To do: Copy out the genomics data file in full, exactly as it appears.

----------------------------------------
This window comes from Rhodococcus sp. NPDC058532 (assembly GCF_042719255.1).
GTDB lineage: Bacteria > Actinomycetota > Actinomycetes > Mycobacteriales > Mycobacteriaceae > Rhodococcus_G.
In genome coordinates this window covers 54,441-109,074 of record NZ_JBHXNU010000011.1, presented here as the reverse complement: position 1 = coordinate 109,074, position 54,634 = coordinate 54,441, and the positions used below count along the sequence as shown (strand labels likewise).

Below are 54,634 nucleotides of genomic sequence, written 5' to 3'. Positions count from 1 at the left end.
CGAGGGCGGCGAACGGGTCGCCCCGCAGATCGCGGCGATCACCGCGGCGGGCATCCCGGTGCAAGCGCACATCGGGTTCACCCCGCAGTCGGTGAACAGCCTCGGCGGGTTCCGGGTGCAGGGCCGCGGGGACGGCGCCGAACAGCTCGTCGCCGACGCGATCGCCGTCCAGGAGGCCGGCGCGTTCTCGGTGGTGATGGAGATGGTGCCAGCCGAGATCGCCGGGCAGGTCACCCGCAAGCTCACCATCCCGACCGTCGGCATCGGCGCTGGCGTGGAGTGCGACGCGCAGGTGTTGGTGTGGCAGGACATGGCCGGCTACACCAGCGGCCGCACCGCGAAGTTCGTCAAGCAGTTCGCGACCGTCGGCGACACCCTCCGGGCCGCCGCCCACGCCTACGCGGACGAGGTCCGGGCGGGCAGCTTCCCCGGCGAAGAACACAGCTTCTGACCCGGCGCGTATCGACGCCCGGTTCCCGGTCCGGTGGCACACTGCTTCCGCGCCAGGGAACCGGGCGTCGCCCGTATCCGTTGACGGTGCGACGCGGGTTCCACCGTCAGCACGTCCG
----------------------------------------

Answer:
This window comes from Rhodococcus sp. NPDC058532 (assembly GCF_042719255.1).
GTDB lineage: Bacteria > Actinomycetota > Actinomycetes > Mycobacteriales > Mycobacteriaceae > Rhodococcus_G.
In genome coordinates this window covers 54,441-109,074 of record NZ_JBHXNU010000011.1, presented here as the reverse complement: position 1 = coordinate 109,074, position 54,634 = coordinate 54,441, and the positions used below count along the sequence as shown (strand labels likewise).

Below are 54,634 nucleotides of genomic sequence, written 5' to 3'. Positions count from 1 at the left end.
CGAGGGCGGCGAACGGGTCGCCCCGCAGATCGCGGCGATCACCGCGGCGGGCATCCCGGTGCAAGCGCACATCGGGTTCACCCCGCAGTCGGTGAACAGCCTCGGCGGGTTCCGGGTGCAGGGCCGCGGGGACGGCGCCGAACAGCTCGTCGCCGACGCGATCGCCGTCCAGGAGGCCGGCGCGTTCTCGGTGGTGATGGAGATGGTGCCAGCCGAGATCGCCGGGCAGGTCACCCGCAAGCTCACCATCCCGACCGTCGGCATCGGCGCTGGCGTGGAGTGCGACGCGCAGGTGTTGGTGTGGCAGGACATGGCCGGCTACACCAGCGGCCGCACCGCGAAGTTCGTCAAGCAGTTCGCGACCGTCGGCGACACCCTCCGGGCCGCCGCCCACGCCTACGCGGACGAGGTCCGGGCGGGCAGCTTCCCCGGCGAAGAACACAGCTTCTGACCCGGCGCGTATCGACGCCCGGTTCCCGGTCCGGTGGCACACTGCTTCCGCGCCAGGGAACCGGGCGTCGCCCGTATCCGTTGACGGTGCGACGCGGGTTCCACCGTCAGCACGTCCG